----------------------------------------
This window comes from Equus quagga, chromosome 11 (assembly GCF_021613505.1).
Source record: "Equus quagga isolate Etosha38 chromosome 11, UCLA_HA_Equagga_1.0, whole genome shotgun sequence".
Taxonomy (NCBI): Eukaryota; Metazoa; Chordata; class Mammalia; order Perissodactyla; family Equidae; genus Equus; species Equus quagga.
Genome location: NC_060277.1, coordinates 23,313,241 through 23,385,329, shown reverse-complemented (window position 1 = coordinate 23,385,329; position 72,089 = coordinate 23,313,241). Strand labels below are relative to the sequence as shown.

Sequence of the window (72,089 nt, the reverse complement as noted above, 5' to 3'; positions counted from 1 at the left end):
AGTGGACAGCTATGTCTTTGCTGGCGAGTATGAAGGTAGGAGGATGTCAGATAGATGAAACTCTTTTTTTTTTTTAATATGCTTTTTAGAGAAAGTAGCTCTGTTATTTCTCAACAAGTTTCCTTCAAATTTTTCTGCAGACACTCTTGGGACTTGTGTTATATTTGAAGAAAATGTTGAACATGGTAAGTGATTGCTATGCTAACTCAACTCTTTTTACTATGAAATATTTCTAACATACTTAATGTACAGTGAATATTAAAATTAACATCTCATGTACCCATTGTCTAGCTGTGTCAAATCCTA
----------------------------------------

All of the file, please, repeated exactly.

This window comes from Equus quagga, chromosome 11 (assembly GCF_021613505.1).
Source record: "Equus quagga isolate Etosha38 chromosome 11, UCLA_HA_Equagga_1.0, whole genome shotgun sequence".
Taxonomy (NCBI): Eukaryota; Metazoa; Chordata; class Mammalia; order Perissodactyla; family Equidae; genus Equus; species Equus quagga.
Genome location: NC_060277.1, coordinates 23,313,241 through 23,385,329, shown reverse-complemented (window position 1 = coordinate 23,385,329; position 72,089 = coordinate 23,313,241). Strand labels below are relative to the sequence as shown.

Sequence of the window (72,089 nt, the reverse complement as noted above, 5' to 3'; positions counted from 1 at the left end):
AGTGGACAGCTATGTCTTTGCTGGCGAGTATGAAGGTAGGAGGATGTCAGATAGATGAAACTCTTTTTTTTTTTTAATATGCTTTTTAGAGAAAGTAGCTCTGTTATTTCTCAACAAGTTTCCTTCAAATTTTTCTGCAGACACTCTTGGGACTTGTGTTATATTTGAAGAAAATGTTGAACATGGTAAGTGATTGCTATGCTAACTCAACTCTTTTTACTATGAAATATTTCTAACATACTTAATGTACAGTGAATATTAAAATTAACATCTCATGTACCCATTGTCTAGCTGTGTCAAATCCTA